Advice for a woman getting divorced

If you’re divorced and you want to revert to your birth name, you may not need a deed poll. As proof of your change of name, you can show:

  • your divorce documents (if you have been divorced in the U.K., your decree absolute)
  • your original marriage certificate
  • your original birth certificate
  • a signed statement confirming that you have reverted to your maiden name for all purposes

Divorce documents are not normally acceptable on their own as evidence of a change of name. This is because divorce documents issued in England and Wales from 1971 no longer show the link between your married name and your maiden name.

If your divorce document does show both your married name and your maiden name, it may be accepted on its own (that is, without your marriage certificate) — provided that it clearly shows the link between your married name and your maiden name.

If you haven’t got a copy of one of the required documents, or you haven’t yet received your decree absolute, then you can change your name by deed poll — you don’t have to wait until your divorce is finalised.

Bear in mind that although some organisations (such as the DVLA) will accept a decree nisi instead of a decree absolute, HM Passport Office will only accept a decree absolute.

If you want to revert to a name that was not your birth name, then you will need a deed poll as proof of your name change.

To change only your title (e.g. from Mrs to Miss or Ms), there’s no need for a deed poll — see the section on how to change your title.

Changing your name by deed poll

You’ll need a deed poll to change your name if:

  • you haven’t got divorced, or you’re still in the process of getting divorced
  • you’ve got your decree nisi, but you haven’t got your decree absolute yet
  • you’ve lost your divorce documents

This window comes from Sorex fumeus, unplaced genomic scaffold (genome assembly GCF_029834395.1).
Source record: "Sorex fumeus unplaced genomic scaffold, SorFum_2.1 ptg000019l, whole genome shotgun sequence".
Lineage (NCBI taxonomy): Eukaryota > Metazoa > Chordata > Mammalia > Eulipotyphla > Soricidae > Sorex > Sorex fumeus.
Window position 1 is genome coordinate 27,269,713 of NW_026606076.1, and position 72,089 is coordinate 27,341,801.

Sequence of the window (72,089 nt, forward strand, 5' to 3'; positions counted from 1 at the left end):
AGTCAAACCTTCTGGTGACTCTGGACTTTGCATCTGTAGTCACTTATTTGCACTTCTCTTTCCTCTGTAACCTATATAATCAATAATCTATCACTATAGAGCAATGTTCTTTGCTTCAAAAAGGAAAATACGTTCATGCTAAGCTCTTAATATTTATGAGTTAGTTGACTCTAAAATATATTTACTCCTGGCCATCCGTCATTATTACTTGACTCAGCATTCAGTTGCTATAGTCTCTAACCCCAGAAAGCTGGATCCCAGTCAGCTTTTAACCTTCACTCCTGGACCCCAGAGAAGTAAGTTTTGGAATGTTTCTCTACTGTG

• you haven’t got an (original) marriage certificate (bear in mind that the court that handled your divorce will normally have kept a copy of your marriage certificate)
  • you haven’t got an (original) birth certificate

Legally speaking, it doesn’t make any difference whether you use your divorce documents or a deed poll to change your name. Either way, it’s not the document itself that changes your name, it’s just evidence of the fact that your name’s been changed — legally, your name is changed by usage.

I’ve lost my decree absolute, where can I get a copy?

You can get a copy of your decree absolute (or divorce decree in Scotland) from the court that originally issued it.

You can look up the court’s contact details by using the relevant court finder:

If your decree absolute was issued in England & Wales, it will cost £5 for a copy of the decree absolute if you know the case number, or £40 if you don’t know the case number.

If you can’t remember which court issued your decree absolute, you can ask the Principal Registry of the Family Division to search for it. This will cost £60. You’ll need to fill in the form D440: Request for search for Decree Absolute ↗, and send it with your payment to —

  • Principal Registry of the Family Division
  • First Avenue House
  • 42–49 High Holborn
  • London
  • WC1V 6NP

If your decree absolute was issued in Scotland, it will cost £21 for a copy of the divorce decree, including the search fee. You’ll need to apply in writing, and you should provide as much detail as you can, for example the name of parties, the date of divorce, and the date and place of marriage.

If your decree absolute was issued in Northern Ireland, it will cost £10 for a copy of the decree absolute if you know the case number. If you don’t know the case number you’ll have to search for it using the online service (ICOS) ↗. It will cost £20 to do a search, and you’ll need to set up an account first ↗.

I’ve lost my marriage / birth certificate, where can I get a copy?

For births and marriages registered in England & Wales, you can get replacement certificates from the General Register Office ↗. Each certificate you order will cost £9.25, and you can apply online, by registering on the GRO website.

If you were born or married in Scotland, you can get replacement certificates from the General Register Office for Scotland ↗. Each certificate you order will cost £15, and you’ll need to fill in the form SU3 ↗ and send it with your payment to —

  • General Register Office
  • New Register House
  • 3 West Register Street
  • Edinburgh
  • EH1 3YT

(For more details, see the leaflet S3: How to obtain an official extract from our records ↗.)

For births or marriages registered in Northern Ireland, you can get replacement certificates from the General Register Office Northern Ireland ↗. Each certificate you order will cost £15, and you can make the application online.